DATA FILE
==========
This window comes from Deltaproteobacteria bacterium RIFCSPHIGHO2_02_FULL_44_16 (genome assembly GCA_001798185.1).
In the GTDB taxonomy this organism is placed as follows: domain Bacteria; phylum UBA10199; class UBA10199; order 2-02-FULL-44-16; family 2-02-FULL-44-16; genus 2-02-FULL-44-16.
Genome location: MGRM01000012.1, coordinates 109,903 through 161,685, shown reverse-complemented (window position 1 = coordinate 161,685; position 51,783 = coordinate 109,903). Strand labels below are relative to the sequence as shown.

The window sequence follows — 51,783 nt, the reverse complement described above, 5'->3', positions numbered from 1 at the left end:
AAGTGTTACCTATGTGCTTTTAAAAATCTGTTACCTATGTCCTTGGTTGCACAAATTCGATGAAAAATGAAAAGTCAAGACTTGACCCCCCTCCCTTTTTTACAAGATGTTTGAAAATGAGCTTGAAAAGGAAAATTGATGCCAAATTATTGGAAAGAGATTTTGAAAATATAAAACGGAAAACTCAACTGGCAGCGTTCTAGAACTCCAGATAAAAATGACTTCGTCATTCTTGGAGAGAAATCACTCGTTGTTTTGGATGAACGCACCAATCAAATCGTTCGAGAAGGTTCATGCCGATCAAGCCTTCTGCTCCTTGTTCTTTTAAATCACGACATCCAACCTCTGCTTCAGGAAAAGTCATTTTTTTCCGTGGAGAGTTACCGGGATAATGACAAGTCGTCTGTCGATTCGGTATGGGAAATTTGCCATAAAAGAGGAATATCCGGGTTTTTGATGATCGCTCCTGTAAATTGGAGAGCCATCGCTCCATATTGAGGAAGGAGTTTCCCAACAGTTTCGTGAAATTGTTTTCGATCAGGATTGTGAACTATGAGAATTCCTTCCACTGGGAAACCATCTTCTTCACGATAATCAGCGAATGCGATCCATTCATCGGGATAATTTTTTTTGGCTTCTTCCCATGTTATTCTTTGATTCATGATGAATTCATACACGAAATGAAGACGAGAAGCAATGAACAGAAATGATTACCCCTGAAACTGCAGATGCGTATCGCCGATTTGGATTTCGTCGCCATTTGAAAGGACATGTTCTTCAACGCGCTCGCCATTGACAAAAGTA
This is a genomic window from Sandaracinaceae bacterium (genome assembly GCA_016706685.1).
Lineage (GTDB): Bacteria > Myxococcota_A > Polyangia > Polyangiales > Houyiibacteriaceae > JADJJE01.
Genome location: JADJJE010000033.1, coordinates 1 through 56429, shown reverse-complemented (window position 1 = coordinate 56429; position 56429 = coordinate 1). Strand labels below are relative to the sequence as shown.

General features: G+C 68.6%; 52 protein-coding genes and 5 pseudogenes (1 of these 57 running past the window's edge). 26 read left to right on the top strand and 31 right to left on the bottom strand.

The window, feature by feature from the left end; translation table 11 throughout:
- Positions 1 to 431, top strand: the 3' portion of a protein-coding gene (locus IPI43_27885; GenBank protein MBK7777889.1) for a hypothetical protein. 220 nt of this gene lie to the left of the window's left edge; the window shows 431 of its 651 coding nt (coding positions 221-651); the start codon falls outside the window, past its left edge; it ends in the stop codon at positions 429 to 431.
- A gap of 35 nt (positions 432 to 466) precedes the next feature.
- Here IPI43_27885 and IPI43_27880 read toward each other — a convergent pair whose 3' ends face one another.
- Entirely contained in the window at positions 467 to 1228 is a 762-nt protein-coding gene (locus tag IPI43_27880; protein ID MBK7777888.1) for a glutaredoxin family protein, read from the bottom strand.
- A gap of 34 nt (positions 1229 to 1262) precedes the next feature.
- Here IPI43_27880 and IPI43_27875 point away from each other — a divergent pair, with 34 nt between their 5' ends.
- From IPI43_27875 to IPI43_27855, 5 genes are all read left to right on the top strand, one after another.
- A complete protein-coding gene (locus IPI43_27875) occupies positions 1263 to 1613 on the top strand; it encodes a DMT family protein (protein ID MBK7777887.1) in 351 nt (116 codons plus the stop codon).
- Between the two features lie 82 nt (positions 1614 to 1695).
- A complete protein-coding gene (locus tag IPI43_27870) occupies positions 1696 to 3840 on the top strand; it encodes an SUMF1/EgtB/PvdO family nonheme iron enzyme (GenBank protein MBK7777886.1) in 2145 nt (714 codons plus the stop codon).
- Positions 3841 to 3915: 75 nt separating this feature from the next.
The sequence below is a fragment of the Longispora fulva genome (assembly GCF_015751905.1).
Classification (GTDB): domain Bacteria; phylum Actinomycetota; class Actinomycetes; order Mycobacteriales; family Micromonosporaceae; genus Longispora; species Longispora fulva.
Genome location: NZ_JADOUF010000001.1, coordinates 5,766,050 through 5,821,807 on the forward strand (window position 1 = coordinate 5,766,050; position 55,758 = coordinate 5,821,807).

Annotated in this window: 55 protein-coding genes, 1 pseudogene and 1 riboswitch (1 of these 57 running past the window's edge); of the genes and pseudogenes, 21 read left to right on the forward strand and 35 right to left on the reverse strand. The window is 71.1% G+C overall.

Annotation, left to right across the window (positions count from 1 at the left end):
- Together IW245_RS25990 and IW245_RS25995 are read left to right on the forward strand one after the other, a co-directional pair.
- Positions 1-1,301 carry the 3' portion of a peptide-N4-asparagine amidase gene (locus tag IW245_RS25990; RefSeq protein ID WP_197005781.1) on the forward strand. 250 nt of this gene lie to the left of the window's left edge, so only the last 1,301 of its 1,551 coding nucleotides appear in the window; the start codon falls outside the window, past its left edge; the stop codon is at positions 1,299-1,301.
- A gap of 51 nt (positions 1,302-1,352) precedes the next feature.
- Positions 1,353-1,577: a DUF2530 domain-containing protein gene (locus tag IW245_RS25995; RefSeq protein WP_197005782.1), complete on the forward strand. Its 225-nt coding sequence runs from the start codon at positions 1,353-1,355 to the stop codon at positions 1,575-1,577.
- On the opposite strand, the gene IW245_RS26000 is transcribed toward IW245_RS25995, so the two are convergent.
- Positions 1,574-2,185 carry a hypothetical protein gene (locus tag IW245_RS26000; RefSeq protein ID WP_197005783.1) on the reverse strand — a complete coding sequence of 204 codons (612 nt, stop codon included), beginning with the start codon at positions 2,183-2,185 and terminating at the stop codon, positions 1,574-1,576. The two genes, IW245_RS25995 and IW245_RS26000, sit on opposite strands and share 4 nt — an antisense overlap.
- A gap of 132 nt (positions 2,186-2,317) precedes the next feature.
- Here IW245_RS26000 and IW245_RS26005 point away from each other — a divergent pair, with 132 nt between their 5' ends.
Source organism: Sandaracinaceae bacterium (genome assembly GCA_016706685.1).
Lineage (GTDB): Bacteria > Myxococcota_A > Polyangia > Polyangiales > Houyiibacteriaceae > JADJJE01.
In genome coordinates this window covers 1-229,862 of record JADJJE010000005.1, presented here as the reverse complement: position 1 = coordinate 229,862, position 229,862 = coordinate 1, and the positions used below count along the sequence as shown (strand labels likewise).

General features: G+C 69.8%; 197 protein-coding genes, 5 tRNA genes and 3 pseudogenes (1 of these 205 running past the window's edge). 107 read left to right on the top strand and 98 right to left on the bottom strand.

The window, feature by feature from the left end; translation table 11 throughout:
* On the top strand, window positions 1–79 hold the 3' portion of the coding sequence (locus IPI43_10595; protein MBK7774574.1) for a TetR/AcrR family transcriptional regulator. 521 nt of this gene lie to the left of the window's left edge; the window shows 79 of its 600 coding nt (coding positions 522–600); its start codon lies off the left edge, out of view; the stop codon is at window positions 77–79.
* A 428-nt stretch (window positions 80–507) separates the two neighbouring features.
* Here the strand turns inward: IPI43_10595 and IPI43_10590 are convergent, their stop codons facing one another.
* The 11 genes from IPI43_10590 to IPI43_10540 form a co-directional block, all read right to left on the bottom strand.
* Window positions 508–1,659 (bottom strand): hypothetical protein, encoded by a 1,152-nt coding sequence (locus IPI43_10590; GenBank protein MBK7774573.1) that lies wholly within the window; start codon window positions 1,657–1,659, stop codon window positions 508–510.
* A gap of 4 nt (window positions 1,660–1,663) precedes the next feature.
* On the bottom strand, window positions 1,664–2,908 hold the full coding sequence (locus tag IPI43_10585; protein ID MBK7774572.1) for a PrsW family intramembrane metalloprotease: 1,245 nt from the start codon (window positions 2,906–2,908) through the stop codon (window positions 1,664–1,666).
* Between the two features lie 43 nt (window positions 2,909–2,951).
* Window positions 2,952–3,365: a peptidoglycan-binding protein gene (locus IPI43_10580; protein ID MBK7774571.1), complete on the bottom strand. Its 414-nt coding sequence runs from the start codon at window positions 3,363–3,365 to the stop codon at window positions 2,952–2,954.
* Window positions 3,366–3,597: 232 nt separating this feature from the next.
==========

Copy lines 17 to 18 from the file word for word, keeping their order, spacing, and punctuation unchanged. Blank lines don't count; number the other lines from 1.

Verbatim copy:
- From IPI43_27875 to IPI43_27855, 5 genes are all read left to right on the top strand, one after another.
- A complete protein-coding gene (locus IPI43_27875) occupies positions 1263 to 1613 on the top strand; it encodes a DMT family protein (protein ID MBK7777887.1) in 351 nt (116 codons plus the stop codon).